June 14, 2013
Tax Reform Talks Hit The Road
Tax reform is hitting the road — literally.
Senate Finance Committee Chairman Max Baucus (D-Mont.) and House Ways and Means Committee Chairman Dave Camp (R-Mich.) are moving on to the next stage of tax reform and this summer they are taking the debate to a town near you.
“Dave and I are going to travel across the country and visit different cities,” Baucus told reporters at a breakfast sponsored by the Christian Science Monitor. He said they will be traveling together to hear from people and businesses about ways to change the tax code.
The road trip is an effort to put a public face on the complicated push to rewrite the nation’s convoluted tax system. It also represents a new phase of the debate as the chief tax writers on Capitol Hill say they’re poised to move from talk to action on reform.
“The next steps are more concrete in the nature of proposals that will be coming out fairly soon,” Baucus told reporters at a joint breakfast with House Ways and Means Committee Chairman Dave Camp sponsored by the Christian Science Monitor.
“There’s a formal side of this, in terms of the committee and committee hearings,” Camp said. “We’re going to continue that.”
They both face obstacles, including skepticism from members of their own party and a challenging legislative calendar.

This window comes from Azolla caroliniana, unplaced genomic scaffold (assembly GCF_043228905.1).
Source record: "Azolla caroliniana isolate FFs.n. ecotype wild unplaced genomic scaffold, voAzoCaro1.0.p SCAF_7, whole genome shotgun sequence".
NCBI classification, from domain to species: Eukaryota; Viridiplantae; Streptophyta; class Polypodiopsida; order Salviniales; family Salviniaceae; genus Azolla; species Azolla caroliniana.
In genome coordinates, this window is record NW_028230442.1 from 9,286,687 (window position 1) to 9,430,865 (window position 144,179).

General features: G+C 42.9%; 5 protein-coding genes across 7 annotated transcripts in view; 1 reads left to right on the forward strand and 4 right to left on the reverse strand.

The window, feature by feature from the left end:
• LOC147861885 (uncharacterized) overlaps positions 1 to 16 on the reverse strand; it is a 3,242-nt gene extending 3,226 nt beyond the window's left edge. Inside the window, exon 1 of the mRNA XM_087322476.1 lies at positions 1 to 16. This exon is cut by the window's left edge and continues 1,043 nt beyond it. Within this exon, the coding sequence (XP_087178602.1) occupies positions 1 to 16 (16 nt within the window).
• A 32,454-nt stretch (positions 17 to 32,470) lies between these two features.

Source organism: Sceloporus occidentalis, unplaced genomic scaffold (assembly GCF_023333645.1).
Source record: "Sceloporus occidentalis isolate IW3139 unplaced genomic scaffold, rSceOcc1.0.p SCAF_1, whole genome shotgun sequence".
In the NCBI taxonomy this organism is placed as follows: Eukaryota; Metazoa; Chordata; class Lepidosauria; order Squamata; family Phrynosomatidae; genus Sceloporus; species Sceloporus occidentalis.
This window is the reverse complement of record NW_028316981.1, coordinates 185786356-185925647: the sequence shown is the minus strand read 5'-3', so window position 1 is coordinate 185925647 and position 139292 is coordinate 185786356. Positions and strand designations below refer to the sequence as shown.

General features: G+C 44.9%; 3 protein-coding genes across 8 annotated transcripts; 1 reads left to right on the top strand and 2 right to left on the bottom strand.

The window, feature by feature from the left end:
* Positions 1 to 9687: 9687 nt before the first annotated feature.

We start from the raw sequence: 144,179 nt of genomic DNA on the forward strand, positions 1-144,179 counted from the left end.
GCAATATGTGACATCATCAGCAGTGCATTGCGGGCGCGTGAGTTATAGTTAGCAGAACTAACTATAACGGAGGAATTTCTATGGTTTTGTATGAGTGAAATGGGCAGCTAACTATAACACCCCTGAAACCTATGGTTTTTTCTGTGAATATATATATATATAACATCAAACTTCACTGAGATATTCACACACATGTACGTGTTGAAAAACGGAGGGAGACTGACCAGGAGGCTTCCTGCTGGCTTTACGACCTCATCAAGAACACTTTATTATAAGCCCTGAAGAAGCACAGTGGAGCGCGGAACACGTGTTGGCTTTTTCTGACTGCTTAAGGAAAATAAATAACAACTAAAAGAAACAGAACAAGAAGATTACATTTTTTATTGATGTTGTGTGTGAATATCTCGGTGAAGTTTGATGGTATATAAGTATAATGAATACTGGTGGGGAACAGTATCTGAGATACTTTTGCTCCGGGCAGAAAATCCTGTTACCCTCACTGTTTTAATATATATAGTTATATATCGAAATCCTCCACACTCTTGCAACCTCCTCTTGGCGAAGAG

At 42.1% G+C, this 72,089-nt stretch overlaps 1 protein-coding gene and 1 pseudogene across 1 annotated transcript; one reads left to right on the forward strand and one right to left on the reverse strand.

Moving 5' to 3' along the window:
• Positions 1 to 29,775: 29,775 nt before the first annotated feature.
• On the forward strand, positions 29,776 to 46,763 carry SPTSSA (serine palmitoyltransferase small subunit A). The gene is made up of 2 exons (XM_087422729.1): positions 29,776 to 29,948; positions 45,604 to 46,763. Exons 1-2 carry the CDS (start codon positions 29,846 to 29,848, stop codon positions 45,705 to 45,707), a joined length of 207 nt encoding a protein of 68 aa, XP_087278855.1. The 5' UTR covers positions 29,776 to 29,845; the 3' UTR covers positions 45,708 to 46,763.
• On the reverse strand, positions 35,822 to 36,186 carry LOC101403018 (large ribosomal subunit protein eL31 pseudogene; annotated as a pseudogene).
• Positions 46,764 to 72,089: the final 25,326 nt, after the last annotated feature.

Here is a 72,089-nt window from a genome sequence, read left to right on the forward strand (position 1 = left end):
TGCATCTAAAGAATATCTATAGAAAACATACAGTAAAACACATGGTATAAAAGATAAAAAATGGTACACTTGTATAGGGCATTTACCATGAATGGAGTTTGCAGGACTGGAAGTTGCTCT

But the chairmen are looking to the upcoming debt limit debate to propel tax reform. There’s a sense that the debt limit negotiations will refocus Congress — which has spent most of its time this year haggling over guns and immigration — back to fiscal policy and the need for a new tax system.
“Sometimes you need a deadline to force ourselves to do something,” Baucus said.
As important as the debt ceiling negotiations might be to the fate of tax reform, Baucus said he doesn’t think Congress needs to include instructions for an overhaul in the final debt deal. That’s something that Treasury Secretary Jack Lew has flatly rejected as the Obama administration insists Congress should pass a clean bill to raise the nation’s borrowing capacity without any strings attached.
“I’m moving ahead with tax reform independent of everything else,” Baucus said.
Camp said the chairmen have some breathing room now that it appears that the nation will hit the debt ceiling later in the year. Though initial predictions estimated the U.S. would hit the borrowing limit this summer, the Congressional Budget Office recently forecast the ceiling won’t be breached until October or November.
“The debt limit is coming later so it looks like we have a little more time,” Camp said.
Baucus and Camp already meet one-on-one every week. Camp said that process has helped foster a relationship that allows them to deal with issues on a constant, rolling basis.
“We’re friends, we like each other,” Baucus said. “Neither of us wants to be president. We don’t wear our egos on our sleeve. We want to get the job done.
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